For anyone shooting weddings, I always recommend having at least a wide lens (35) and a telephoto lens (85 or above). You want the leverage to be in tight spaces with a wide lens, and you the leverage to be able to zoom in in large, potentially dark areas (for example, inside ceremony venues). This brings me to the most expensive lens we own and always suggest new photographers start out renting: 70-200 2.8. Anything in between is fluff—you want at least 1 wide lens, 1 telephoto and your nifty fifty. We rented the 70-200 2.8 from BorrowLenses.com for our first several wedding and never regretted it. The telephoto range of 200mm allows us to zoom in on the couple’s faces during the ceremony and open our aperture as low as 2.8 in low lighting—dang low aperture # is what makes the price tag so high!
#3 is important, because depending on your need or use of your lenses, you can very well save a lot of $$ by purchasing the 1.8 aperture versus the 1.4. You notice that I suggest this above, because I’m assuming many of you are first starting out. In my opinion, investing in a lens with a 1.8 aperture when you’re starting out is a wise financial decision and will get the job done. When you’re at the point professionally where you want to invest in more professional glass—specifically 1.2 or 1.4 apertures, you can DO that with profit AND either sell your original 1.8 or use it as back up (we do).
2 factors to be aware of:
Is the lens DX (crop sensor) or FX (full frame); meaning, will the lens work on BOTH types of cameras or only one? Usually the more cost efficient lenses will work ONLY on crop sensor cameras and not full frames. You’ll see DX or FX in the name or description when buying. If you never plan to upgrade your camera, it’s a budget-friendly idea to purchase a DX lens—specifically the 35 1.8 for moms.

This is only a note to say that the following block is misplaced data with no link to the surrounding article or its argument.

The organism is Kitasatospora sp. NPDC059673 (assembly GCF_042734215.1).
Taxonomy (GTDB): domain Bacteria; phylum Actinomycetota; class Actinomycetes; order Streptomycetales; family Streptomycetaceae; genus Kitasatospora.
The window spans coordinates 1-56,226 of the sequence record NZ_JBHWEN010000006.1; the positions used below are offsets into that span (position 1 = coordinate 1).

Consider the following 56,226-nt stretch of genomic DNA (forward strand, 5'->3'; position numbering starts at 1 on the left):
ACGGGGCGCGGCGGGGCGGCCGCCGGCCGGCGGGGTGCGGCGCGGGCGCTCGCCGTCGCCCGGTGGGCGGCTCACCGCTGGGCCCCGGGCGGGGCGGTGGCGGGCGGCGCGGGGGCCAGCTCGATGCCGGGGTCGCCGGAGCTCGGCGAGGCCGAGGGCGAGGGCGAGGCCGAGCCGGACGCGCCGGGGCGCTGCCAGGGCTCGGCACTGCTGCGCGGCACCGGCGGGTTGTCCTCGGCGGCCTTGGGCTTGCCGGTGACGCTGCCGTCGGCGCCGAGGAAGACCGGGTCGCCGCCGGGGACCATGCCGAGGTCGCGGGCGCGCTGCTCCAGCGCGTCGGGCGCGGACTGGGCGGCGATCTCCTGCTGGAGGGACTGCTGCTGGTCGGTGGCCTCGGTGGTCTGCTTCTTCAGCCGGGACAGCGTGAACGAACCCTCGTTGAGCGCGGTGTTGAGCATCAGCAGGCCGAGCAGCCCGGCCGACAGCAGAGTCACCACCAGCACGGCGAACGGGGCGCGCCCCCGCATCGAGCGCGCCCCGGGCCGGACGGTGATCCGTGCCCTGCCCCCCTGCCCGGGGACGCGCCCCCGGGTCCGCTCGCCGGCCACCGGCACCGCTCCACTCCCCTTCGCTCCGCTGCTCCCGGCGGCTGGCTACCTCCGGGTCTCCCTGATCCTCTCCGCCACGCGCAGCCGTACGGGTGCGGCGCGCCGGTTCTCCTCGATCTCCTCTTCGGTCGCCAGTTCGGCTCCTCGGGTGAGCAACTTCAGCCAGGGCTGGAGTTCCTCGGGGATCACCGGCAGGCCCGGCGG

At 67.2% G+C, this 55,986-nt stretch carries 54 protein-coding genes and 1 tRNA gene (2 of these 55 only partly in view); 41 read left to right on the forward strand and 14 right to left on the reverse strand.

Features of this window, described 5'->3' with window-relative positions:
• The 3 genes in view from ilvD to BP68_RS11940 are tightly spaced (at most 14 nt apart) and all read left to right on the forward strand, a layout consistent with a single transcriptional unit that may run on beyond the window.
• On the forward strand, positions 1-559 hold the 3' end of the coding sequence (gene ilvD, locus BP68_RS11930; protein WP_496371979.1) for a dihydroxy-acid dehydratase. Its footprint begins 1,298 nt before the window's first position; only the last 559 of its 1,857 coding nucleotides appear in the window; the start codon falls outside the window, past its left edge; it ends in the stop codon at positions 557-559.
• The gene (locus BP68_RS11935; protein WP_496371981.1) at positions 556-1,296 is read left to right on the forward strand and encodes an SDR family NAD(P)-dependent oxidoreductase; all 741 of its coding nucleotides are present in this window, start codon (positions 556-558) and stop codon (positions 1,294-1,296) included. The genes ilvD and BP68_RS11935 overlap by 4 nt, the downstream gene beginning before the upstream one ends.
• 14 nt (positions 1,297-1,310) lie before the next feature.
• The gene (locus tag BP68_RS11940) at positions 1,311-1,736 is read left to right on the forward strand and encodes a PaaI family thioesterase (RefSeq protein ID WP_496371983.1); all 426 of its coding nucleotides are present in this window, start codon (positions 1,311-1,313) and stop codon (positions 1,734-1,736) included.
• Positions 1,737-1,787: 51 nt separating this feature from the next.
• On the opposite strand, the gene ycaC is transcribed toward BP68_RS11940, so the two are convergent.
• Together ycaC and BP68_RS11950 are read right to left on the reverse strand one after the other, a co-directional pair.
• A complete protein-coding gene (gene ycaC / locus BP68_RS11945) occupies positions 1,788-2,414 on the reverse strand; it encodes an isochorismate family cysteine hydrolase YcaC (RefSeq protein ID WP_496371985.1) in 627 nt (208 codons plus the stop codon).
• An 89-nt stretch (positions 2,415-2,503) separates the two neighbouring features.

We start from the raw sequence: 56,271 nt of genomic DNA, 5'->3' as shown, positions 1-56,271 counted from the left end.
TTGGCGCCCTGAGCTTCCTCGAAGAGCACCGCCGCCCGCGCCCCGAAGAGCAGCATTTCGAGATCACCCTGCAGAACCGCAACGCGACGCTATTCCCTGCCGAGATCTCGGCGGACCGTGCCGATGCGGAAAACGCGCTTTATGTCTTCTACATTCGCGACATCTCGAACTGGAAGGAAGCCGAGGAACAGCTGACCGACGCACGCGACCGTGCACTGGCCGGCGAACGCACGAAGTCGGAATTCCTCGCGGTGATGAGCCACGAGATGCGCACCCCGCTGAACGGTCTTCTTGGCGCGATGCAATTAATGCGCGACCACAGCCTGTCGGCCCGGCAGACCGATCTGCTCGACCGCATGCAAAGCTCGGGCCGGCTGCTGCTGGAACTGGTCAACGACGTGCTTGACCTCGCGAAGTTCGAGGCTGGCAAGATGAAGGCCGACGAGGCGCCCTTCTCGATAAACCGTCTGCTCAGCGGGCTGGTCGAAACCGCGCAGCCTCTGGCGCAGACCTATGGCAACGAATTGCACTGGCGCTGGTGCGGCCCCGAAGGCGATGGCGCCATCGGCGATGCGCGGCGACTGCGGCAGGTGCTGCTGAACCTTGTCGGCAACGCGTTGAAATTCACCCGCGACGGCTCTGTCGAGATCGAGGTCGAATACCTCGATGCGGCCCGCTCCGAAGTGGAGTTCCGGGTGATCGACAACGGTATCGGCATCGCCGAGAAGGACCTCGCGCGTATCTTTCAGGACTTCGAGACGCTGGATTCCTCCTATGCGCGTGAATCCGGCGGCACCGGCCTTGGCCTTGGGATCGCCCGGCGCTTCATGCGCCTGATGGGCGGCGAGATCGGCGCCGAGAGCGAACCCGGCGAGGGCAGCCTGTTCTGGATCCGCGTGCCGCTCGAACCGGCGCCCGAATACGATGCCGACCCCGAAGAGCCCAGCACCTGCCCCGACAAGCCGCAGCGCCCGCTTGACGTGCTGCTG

Does the lens have a varied aperture? This means that on lenses with a zoom, as you zoom in and out, the maximum aperture changes based on the focal length. For example, while using the 18-55mm lens, you can zoom out wide to 35mm and utilize the maximum aperture of 3.5, but when you zoom in to 55mm, the lens automatically jumps the aperture higher and you’re limited to an aperture of 5.6 . It’s difficult to have control and to learn how to use your camera in manual and have full control when your lens doesn’t allow you that. These lenses, again, are for more of the amateur photographer needing a cost efficient lens. The 18-55 kit lens has a 3.5-5.6 range. When you look at the lens, you’ll know if it has a varied aperture if the aperture # behind the focal length of the lens has a dash: 70-300 (focal length) with varied aperture 4.5-6.3.
While this is probably enough to get the wheels turning, there is SO much more I could share on lenses. Maybe this will get you started! If you feel like you want to learn more about all of these details in person, join me December 1 or January 12—but don’t miss the early bird rate!
The order in which we purchased our lenses for wedding photography in mind:
50 1.8 (later upgraded to 50 1.4)
24-70 2.8 (versatile in the beginning but now I use mostly prime lenses)
upgraded from Nikon D3100 to Nikon D610
105 2.8 (macro lens used specifically for ring + detail shots—5% of wedding day)
50 1.4 (upgraded and moved 50 1.8 to back up)
*We now use Sigma Art 50 1.4 and Sigma Art 85 1.4, because I like their quickness, clarity and sharpness better than the Nikon 50 1.4 and Nikon 85 1.4. Our 50 1.4 and 85 1.4 are moved to back ups.